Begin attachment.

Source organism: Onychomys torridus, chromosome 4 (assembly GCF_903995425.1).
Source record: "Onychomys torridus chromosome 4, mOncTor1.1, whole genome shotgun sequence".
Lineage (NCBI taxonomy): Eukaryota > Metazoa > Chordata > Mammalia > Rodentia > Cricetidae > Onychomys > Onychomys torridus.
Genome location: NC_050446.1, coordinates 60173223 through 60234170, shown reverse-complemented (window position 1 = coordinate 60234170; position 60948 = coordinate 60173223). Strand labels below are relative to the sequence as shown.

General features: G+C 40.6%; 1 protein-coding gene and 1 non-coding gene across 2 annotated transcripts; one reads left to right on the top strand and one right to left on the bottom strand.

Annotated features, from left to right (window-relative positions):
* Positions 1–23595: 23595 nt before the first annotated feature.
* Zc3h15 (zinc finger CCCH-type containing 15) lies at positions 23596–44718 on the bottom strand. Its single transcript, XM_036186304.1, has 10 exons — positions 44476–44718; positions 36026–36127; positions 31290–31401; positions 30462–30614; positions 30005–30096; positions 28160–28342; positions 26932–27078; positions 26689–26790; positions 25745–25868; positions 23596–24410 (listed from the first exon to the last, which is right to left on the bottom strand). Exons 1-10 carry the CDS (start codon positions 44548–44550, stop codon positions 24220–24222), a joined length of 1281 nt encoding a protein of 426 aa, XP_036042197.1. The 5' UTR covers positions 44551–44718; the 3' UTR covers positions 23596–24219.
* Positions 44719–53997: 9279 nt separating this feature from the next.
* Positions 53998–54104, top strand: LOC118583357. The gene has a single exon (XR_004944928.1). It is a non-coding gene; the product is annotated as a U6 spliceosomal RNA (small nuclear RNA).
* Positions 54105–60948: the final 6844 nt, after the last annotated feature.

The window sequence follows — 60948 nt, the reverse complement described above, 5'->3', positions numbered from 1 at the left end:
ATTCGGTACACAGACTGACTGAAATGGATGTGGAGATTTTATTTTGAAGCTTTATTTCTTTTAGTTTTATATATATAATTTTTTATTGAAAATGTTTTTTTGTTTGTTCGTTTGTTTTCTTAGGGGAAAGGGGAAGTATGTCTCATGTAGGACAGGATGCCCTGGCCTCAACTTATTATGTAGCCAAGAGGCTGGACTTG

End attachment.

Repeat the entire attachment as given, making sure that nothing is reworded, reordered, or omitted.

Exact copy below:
Source organism: Onychomys torridus, chromosome 4 (assembly GCF_903995425.1).
Source record: "Onychomys torridus chromosome 4, mOncTor1.1, whole genome shotgun sequence".
Lineage (NCBI taxonomy): Eukaryota > Metazoa > Chordata > Mammalia > Rodentia > Cricetidae > Onychomys > Onychomys torridus.
Genome location: NC_050446.1, coordinates 60173223 through 60234170, shown reverse-complemented (window position 1 = coordinate 60234170; position 60948 = coordinate 60173223). Strand labels below are relative to the sequence as shown.

General features: G+C 40.6%; 1 protein-coding gene and 1 non-coding gene across 2 annotated transcripts; one reads left to right on the top strand and one right to left on the bottom strand.

Annotated features, from left to right (window-relative positions):
* Positions 1–23595: 23595 nt before the first annotated feature.
* Zc3h15 (zinc finger CCCH-type containing 15) lies at positions 23596–44718 on the bottom strand. Its single transcript, XM_036186304.1, has 10 exons — positions 44476–44718; positions 36026–36127; positions 31290–31401; positions 30462–30614; positions 30005–30096; positions 28160–28342; positions 26932–27078; positions 26689–26790; positions 25745–25868; positions 23596–24410 (listed from the first exon to the last, which is right to left on the bottom strand). Exons 1-10 carry the CDS (start codon positions 44548–44550, stop codon positions 24220–24222), a joined length of 1281 nt encoding a protein of 426 aa, XP_036042197.1. The 5' UTR covers positions 44551–44718; the 3' UTR covers positions 23596–24219.
* Positions 44719–53997: 9279 nt separating this feature from the next.
* Positions 53998–54104, top strand: LOC118583357. The gene has a single exon (XR_004944928.1). It is a non-coding gene; the product is annotated as a U6 spliceosomal RNA (small nuclear RNA).
* Positions 54105–60948: the final 6844 nt, after the last annotated feature.

The window sequence follows — 60948 nt, the reverse complement described above, 5'->3', positions numbered from 1 at the left end:
ATTCGGTACACAGACTGACTGAAATGGATGTGGAGATTTTATTTTGAAGCTTTATTTCTTTTAGTTTTATATATATAATTTTTTATTGAAAATGTTTTTTTGTTTGTTCGTTTGTTTTCTTAGGGGAAAGGGGAAGTATGTCTCATGTAGGACAGGATGCCCTGGCCTCAACTTATTATGTAGCCAAGAGGCTGGACTTG